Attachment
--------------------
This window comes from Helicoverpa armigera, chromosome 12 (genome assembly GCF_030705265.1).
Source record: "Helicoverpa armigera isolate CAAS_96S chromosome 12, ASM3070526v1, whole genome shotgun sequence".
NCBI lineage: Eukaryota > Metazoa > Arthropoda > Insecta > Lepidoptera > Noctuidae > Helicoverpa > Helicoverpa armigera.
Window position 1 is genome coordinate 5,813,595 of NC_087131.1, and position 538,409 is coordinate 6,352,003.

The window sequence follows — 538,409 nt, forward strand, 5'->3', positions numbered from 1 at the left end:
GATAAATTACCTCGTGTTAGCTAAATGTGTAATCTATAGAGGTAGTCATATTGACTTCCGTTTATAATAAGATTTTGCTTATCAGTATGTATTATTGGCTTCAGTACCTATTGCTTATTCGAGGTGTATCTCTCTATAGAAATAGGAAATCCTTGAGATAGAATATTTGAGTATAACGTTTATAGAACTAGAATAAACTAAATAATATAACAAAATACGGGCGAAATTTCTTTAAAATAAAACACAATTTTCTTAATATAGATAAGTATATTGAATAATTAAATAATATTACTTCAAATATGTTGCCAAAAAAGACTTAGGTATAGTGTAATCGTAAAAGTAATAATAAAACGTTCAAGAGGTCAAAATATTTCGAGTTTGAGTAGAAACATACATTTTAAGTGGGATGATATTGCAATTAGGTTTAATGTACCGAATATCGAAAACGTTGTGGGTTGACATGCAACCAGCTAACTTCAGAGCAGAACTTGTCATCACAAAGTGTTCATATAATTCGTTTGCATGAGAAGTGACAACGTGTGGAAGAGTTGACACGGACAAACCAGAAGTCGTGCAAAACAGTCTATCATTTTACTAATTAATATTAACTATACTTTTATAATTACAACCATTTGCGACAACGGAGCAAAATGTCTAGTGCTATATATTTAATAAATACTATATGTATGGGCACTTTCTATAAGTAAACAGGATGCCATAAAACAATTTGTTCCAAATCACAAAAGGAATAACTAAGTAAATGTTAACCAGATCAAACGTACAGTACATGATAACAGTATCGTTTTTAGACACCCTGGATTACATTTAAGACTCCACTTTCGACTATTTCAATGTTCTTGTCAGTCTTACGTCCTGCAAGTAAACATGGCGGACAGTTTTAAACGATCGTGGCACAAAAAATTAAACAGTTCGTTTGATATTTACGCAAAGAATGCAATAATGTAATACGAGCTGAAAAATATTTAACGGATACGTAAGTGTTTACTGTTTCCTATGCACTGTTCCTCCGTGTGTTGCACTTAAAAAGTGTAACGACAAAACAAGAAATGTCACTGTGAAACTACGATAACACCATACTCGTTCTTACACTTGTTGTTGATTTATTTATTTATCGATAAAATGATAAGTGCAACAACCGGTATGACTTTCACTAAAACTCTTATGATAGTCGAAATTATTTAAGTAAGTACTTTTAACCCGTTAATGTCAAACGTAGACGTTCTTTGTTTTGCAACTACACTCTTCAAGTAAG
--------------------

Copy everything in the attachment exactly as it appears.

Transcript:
This window comes from Helicoverpa armigera, chromosome 12 (genome assembly GCF_030705265.1).
Source record: "Helicoverpa armigera isolate CAAS_96S chromosome 12, ASM3070526v1, whole genome shotgun sequence".
NCBI lineage: Eukaryota > Metazoa > Arthropoda > Insecta > Lepidoptera > Noctuidae > Helicoverpa > Helicoverpa armigera.
Window position 1 is genome coordinate 5,813,595 of NC_087131.1, and position 538,409 is coordinate 6,352,003.

The window sequence follows — 538,409 nt, forward strand, 5'->3', positions numbered from 1 at the left end:
GATAAATTACCTCGTGTTAGCTAAATGTGTAATCTATAGAGGTAGTCATATTGACTTCCGTTTATAATAAGATTTTGCTTATCAGTATGTATTATTGGCTTCAGTACCTATTGCTTATTCGAGGTGTATCTCTCTATAGAAATAGGAAATCCTTGAGATAGAATATTTGAGTATAACGTTTATAGAACTAGAATAAACTAAATAATATAACAAAATACGGGCGAAATTTCTTTAAAATAAAACACAATTTTCTTAATATAGATAAGTATATTGAATAATTAAATAATATTACTTCAAATATGTTGCCAAAAAAGACTTAGGTATAGTGTAATCGTAAAAGTAATAATAAAACGTTCAAGAGGTCAAAATATTTCGAGTTTGAGTAGAAACATACATTTTAAGTGGGATGATATTGCAATTAGGTTTAATGTACCGAATATCGAAAACGTTGTGGGTTGACATGCAACCAGCTAACTTCAGAGCAGAACTTGTCATCACAAAGTGTTCATATAATTCGTTTGCATGAGAAGTGACAACGTGTGGAAGAGTTGACACGGACAAACCAGAAGTCGTGCAAAACAGTCTATCATTTTACTAATTAATATTAACTATACTTTTATAATTACAACCATTTGCGACAACGGAGCAAAATGTCTAGTGCTATATATTTAATAAATACTATATGTATGGGCACTTTCTATAAGTAAACAGGATGCCATAAAACAATTTGTTCCAAATCACAAAAGGAATAACTAAGTAAATGTTAACCAGATCAAACGTACAGTACATGATAACAGTATCGTTTTTAGACACCCTGGATTACATTTAAGACTCCACTTTCGACTATTTCAATGTTCTTGTCAGTCTTACGTCCTGCAAGTAAACATGGCGGACAGTTTTAAACGATCGTGGCACAAAAAATTAAACAGTTCGTTTGATATTTACGCAAAGAATGCAATAATGTAATACGAGCTGAAAAATATTTAACGGATACGTAAGTGTTTACTGTTTCCTATGCACTGTTCCTCCGTGTGTTGCACTTAAAAAGTGTAACGACAAAACAAGAAATGTCACTGTGAAACTACGATAACACCATACTCGTTCTTACACTTGTTGTTGATTTATTTATTTATCGATAAAATGATAAGTGCAACAACCGGTATGACTTTCACTAAAACTCTTATGATAGTCGAAATTATTTAAGTAAGTACTTTTAACCCGTTAATGTCAAACGTAGACGTTCTTTGTTTTGCAACTACACTCTTCAAGTAAG